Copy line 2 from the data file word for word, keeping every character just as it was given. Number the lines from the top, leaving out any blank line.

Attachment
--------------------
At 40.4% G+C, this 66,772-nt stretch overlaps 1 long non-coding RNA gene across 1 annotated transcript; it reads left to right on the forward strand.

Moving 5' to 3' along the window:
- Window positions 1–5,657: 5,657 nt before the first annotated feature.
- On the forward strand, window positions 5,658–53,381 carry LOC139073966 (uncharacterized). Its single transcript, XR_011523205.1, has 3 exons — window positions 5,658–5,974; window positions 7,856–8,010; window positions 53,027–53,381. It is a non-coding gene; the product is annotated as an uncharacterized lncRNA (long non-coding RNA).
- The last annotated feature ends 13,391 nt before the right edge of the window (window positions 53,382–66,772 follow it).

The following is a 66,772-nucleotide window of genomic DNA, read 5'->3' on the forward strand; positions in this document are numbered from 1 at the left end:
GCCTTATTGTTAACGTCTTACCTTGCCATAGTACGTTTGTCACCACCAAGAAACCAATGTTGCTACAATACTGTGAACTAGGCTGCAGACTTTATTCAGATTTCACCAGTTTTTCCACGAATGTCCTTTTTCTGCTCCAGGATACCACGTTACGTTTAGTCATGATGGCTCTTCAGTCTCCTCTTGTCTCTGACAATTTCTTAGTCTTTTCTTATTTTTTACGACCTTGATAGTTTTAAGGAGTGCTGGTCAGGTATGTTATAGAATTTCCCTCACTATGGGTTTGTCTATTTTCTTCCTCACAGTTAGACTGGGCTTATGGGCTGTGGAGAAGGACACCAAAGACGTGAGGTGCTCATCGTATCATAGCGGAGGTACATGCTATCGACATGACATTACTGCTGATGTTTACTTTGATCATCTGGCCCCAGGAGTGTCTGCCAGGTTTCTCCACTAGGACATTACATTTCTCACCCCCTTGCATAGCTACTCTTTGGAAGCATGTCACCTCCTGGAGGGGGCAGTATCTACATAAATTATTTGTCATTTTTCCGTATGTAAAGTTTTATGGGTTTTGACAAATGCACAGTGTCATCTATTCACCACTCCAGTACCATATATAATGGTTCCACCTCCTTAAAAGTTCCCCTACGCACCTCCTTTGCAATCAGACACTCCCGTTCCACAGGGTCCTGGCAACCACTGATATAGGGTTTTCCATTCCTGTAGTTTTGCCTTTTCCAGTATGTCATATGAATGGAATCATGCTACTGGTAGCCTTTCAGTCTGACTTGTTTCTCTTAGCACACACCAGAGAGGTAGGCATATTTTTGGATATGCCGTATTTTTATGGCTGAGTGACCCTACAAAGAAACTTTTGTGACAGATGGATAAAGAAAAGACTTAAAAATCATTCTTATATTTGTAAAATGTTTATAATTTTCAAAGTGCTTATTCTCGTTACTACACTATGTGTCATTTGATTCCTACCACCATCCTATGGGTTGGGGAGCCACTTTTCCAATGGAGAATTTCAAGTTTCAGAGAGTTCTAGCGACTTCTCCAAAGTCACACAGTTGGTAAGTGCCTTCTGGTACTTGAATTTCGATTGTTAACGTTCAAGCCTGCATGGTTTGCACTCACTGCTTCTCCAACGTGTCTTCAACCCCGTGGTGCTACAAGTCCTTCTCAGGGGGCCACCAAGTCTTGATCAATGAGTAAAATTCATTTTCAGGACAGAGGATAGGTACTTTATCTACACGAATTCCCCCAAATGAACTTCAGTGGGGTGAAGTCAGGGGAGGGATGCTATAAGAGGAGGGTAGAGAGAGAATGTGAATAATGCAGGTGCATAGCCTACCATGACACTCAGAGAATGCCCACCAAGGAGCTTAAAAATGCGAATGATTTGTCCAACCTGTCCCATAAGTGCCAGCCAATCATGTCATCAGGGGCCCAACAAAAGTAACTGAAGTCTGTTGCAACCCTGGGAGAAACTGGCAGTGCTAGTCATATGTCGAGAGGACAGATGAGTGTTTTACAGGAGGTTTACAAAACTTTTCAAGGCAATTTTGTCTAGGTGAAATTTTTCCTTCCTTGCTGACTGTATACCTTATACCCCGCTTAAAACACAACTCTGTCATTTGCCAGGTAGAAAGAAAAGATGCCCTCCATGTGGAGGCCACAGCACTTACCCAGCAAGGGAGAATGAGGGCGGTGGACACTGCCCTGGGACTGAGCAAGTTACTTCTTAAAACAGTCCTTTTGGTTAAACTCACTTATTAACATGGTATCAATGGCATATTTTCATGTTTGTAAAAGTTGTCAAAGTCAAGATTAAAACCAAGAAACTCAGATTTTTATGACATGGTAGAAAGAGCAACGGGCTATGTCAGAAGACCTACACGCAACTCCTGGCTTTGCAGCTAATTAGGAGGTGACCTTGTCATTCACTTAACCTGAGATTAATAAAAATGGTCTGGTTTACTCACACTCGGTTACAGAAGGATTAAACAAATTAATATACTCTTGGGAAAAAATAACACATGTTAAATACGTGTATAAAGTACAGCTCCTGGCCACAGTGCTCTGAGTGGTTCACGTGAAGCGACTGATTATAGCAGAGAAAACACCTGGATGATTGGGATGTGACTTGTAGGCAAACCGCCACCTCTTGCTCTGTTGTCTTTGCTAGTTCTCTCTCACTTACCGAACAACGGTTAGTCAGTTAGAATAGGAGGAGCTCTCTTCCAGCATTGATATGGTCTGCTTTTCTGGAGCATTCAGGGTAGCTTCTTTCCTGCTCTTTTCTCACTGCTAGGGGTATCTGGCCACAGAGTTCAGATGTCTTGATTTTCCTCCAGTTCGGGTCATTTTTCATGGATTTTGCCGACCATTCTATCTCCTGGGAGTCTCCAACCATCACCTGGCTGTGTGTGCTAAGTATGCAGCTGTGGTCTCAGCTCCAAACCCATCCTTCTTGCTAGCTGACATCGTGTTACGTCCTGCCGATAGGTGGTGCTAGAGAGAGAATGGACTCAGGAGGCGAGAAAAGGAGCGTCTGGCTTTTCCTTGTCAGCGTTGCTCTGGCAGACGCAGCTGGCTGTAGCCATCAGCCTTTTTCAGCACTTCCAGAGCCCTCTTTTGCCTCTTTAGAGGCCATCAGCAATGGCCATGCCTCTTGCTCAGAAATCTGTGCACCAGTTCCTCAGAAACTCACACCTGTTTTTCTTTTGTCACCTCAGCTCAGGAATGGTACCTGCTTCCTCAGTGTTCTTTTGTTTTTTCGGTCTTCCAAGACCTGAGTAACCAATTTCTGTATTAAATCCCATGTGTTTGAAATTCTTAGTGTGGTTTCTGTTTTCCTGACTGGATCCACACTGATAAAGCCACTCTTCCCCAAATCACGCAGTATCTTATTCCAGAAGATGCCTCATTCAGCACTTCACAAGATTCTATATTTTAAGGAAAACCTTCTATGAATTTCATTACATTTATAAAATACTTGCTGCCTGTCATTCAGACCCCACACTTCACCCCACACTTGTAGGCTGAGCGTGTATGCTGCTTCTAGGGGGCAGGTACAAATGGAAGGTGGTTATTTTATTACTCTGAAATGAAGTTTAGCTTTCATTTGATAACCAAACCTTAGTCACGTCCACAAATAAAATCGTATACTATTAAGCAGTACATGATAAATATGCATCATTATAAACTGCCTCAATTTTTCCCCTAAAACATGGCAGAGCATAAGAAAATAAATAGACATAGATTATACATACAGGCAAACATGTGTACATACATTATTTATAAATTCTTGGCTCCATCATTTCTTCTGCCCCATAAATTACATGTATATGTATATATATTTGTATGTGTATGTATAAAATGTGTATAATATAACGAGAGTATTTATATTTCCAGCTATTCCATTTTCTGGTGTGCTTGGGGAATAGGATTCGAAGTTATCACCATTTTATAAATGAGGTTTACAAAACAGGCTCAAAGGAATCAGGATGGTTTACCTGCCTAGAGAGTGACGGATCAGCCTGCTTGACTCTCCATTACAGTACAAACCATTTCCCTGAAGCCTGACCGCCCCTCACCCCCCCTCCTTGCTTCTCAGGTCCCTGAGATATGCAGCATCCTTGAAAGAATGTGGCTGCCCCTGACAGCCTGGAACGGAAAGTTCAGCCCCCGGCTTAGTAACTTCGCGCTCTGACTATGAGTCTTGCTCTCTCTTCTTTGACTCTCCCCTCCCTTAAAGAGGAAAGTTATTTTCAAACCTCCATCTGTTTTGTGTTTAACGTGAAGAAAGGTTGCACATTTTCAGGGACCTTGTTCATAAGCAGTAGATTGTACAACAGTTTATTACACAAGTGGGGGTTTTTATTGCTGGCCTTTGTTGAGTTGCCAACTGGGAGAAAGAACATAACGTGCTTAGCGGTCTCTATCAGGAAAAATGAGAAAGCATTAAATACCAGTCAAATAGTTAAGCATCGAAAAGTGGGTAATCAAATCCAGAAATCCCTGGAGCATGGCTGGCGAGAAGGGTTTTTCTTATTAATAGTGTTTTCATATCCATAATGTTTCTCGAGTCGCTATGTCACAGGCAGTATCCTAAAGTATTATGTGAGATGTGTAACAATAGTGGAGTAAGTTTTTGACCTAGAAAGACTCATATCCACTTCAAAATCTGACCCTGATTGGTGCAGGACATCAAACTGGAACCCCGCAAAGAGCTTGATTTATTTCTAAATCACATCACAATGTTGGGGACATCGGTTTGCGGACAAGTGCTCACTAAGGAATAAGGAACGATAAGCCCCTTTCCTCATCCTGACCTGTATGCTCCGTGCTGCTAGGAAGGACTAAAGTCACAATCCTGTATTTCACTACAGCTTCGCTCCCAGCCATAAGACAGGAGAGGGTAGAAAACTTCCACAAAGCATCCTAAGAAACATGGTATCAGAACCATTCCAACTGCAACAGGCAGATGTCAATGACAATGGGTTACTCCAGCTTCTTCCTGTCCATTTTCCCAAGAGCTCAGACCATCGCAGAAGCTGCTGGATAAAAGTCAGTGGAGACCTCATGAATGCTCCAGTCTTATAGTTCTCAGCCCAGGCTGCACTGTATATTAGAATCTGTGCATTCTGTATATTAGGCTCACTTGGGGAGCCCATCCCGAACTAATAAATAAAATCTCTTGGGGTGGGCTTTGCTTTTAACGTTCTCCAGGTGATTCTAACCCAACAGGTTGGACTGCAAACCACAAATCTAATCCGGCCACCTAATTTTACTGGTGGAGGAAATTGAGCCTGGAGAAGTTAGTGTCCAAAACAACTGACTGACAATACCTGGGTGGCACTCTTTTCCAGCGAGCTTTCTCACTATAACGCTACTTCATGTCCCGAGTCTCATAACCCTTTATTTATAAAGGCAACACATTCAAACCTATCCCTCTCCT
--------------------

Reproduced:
Moving 5' to 3' along the window: